When the filter cake has obtained a desired degree of dryness, the valves 10 and 14 are closed, and the valves 18 and 19 are opened. Backwash water is introduced from the conduit 16 and the branch 17 of conduit 13 into the outlet compartment 6 and from there through the openings 39 (see FIG. 5) into the inner channels 42 (arrows E) of the filter element. The water flows downwards (broken line arrows F) and at the bottom of the channels it turns upwards (arrow G) into the outer channels 45 and distributes itself along the channels which it leaves through the filter cloth 40 (arrows H), thereby removing filter cake from the filter cloth. The filter cake and water fall down to the bottom of the inlet compartment and are discharged through the open valve 19.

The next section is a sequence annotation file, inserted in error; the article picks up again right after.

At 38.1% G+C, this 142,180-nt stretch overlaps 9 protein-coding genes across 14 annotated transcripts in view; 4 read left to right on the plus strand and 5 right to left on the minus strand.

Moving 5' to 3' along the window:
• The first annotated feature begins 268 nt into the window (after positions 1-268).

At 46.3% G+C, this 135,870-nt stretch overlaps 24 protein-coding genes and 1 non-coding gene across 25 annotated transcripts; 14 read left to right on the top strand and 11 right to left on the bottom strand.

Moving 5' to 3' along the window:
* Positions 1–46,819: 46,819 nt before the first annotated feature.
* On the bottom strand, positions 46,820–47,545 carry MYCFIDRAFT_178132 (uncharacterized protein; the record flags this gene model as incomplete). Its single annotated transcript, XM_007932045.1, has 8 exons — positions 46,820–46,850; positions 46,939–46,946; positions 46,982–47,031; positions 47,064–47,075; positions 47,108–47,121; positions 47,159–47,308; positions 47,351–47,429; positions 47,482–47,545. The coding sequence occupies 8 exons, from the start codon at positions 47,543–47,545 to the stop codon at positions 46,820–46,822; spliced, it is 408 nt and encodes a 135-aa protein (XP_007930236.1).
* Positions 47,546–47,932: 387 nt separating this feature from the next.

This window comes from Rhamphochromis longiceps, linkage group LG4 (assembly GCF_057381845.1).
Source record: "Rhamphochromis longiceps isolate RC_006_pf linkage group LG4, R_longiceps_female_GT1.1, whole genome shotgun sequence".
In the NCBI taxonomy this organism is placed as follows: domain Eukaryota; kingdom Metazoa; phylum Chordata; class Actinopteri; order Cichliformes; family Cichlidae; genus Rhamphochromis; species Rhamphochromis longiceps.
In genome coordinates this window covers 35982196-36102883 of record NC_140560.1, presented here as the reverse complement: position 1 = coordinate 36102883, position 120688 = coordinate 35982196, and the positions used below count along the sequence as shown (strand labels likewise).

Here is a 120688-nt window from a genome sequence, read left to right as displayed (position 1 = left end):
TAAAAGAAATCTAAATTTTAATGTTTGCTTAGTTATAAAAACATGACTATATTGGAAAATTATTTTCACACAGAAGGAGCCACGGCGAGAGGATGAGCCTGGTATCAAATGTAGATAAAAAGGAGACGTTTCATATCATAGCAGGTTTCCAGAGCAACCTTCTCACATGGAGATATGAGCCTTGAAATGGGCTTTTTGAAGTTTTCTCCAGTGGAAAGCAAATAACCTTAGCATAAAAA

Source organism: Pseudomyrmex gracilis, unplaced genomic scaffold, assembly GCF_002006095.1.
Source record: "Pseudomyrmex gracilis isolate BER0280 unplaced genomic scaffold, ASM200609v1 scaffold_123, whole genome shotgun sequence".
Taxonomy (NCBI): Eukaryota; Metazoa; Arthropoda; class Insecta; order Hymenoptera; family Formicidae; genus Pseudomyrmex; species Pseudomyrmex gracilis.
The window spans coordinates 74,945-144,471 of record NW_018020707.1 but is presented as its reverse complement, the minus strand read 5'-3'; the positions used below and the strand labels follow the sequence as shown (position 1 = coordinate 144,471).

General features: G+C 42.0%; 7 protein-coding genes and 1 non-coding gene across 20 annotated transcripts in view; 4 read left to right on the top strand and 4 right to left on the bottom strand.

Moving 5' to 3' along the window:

The function of displacing filtrate upwards is possible due to the relatively small cross section of each channel 42. Typical measures of a body 22 are: Outer diameter 80 mm (between outer ridges 27), inner diameter 60 mm (between inner ridges 28), circumferential distance between adjacent outer ridges 27 10 mm, and material thickness 0,3 mm.
In a filter element having these measures, the area/volume ratio is about 11, i.e. about twice the value of a conventional tube filter. This value is calculated with the interior volume being the sum of the volumes of the inner channels 42 and the outer channels 45. However, a more correct value (almost a doubling) would result from calculating with only the volume of the inner channels 42, since in fact this volume is what has to be displaced upwards when emptying the filter element.